Category Archives: Plant Varieties

A dialogue about plants.

WHAT DO STRAWBERRIES AND PEAS HAVE IN COMMON?

Ken Wilson

These two common garden varieties of plants seem to be strange equals. Yet we must look back to 1830 when a man was born in Rutland a small town in Tinwell England. He started off his professional life as a solicitor or in America he would be known as a (Lawyer). His interests turned towards horticulture or plant husbandry as it was called then. He started corresponded with Charles Darwin as his fascination on how more precisely plants passed on certain trait to their offspring. By 1858 at the age of 28 he was breeding Peas at a place called St. Mary’s Hill in Stamford. As his creations increased so did his corresponded to Charles Darwin about his outcomes. Darwin made several notations about his thoughts, and commented about them several times in his (Darwin’s Notes)

In his breeding process he used scientific process and accurately noted all parent’s attributes and how they followed through to their progeny. He first perceived a concept that later has been recognized as hybrid vigor. He watched closely to the susceptibility of first-generation and second-generation plants to dieses and their resistance their American counterparts added to their linage. He bred and back bred to gain the best traits of the American varieties into common English varieties.

He did this without the knowledge of Mendel who in Germany was secluded in a monastery and whose works would later be published. His motivation was to improve varieties not the how genetics worked as did Mendel.

He moved his operation to Bedfordhigh Street in 1872 and began breeding strawberries of which he produced several new varieties including the Royal Sovereign strawberry. He also developed the Superb and Lawton’s Fortune apples.

This gentleman and his sons and grandsons produced many varieties of peas that they sold through there store. Along with strawberries, currents and apples. His death was in 1893 but his works live on in one varieties of heirloom peas.

His name was Thomas Laxton (1830-1893), the pea is the “Laxton Pea”, the strawberry “Royal Sovereign.”

Thomas Laxton is considered the greatest pea breeder ever, and this century-old variety is his masterpiece. Try it and see why.

© KEN WILSON
WWW.gardeningwhisperer.com

2019

Hosta “Curley Fries”

Hosta Curley Fries

The Hosta of the year for 2016 is Hosta Curley Fries.  In 2008 breeder Bob Solberg introduced this magnificent Hosta.  Its curly chartreuse leaves form a diminutive mound of about 6” high and 16’ high giving itCurley Fries copy an unmistakable appearance.  It was from a seedling of Hosta Pineapple Upsidedown Cake. The best color comes from growing it in an area that has morning sun with afternoon shade. This is the most distinctive hosta to be introduced in some time with its highly ruffled narrow leaves that emerge yellow and then fade to near white. In midsummer deep purple scapes emerge on top of the plant with lavender flowers. Continue reading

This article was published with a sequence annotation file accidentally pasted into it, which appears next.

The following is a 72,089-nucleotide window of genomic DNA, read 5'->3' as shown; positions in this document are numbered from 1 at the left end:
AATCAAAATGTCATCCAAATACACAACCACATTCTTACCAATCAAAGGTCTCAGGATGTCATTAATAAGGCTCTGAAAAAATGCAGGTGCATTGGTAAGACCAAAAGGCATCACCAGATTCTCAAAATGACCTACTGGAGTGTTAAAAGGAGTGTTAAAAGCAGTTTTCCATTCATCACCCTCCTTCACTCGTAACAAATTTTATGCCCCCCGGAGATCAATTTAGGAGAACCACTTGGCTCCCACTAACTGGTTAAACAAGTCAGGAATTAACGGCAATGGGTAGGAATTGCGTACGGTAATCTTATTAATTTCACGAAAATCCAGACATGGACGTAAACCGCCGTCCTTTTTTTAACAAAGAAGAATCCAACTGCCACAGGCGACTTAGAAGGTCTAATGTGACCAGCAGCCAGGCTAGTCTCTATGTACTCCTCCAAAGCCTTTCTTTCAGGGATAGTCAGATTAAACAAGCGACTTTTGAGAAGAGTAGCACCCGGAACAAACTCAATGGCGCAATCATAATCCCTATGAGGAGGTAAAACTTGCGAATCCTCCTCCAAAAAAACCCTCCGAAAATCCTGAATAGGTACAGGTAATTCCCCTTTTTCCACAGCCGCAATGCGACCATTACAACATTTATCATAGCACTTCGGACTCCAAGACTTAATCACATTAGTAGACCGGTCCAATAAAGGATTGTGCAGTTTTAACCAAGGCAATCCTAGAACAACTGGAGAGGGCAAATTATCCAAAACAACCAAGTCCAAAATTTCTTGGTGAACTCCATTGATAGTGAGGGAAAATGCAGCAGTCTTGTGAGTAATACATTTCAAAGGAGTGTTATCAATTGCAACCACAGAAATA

DECORATION DAY

DECORATION DAY

This is my seventieth DECORATION DAY, (yes I know the name has changed) but it has always been a special day as it was the day my mother prepared flowers to decorate the graves of our ancestral history and the forgotten soldiers that had fought to make America free. From where we lived we had to trek in all four directions to visit the many cemeteries and graves this process took about a week to accomplish. I wish I could remember the stories mother told of each person that we stopped by and there location but time has eroded my mind. Continue reading

Roses

ROSES

Roses are the best know flower though out gardening and to some it is the queen of all flowers.  Roses have a past and I knew that there are several breeders in England and France however in an article by Harald Enders “A New Home FOR OLD GERMAN ROSES” ” http://media.wix.com/ugd/e6654e_42a58c08b17d606a6c8826823a2cbe7d.pdf “I found that many roses were bred in Germany and brought into commerce before 1900.  Through time and three wars many have GW Rose Redbeen lost but Harald Enders is trying to find them and bring them back into production.  Many of these could be the genetics of our modern rose. On further investigation I found that there are many rose gardens in Germany the best being Sangerhausen which began in 1896 it now has about 75,000 roses. Continue reading

Hellebores

HELLEBORES

Or

“Lenten Rose”

At the first job I had as a grower in a small green house in fall, eight (8) weeks till Christmas I was handed a box of plants to grow for Christmas, the label said it they a plant called Lenten Rose. There were little or no instructions just plant and keep cool until they bloom around Christmas. They were add to the other plants I was growing to compete with the Poinsettias that were Lenten Rose Beverywhere in the greenhouse.

This was well before the first perennial boom of the seventies (70’s) and they did well as pot plants but I pinched the remainder of those not sold. If I had only known the value and worth of these plants, I would have put them into the perennial plant section I was growing for spring.

Continue reading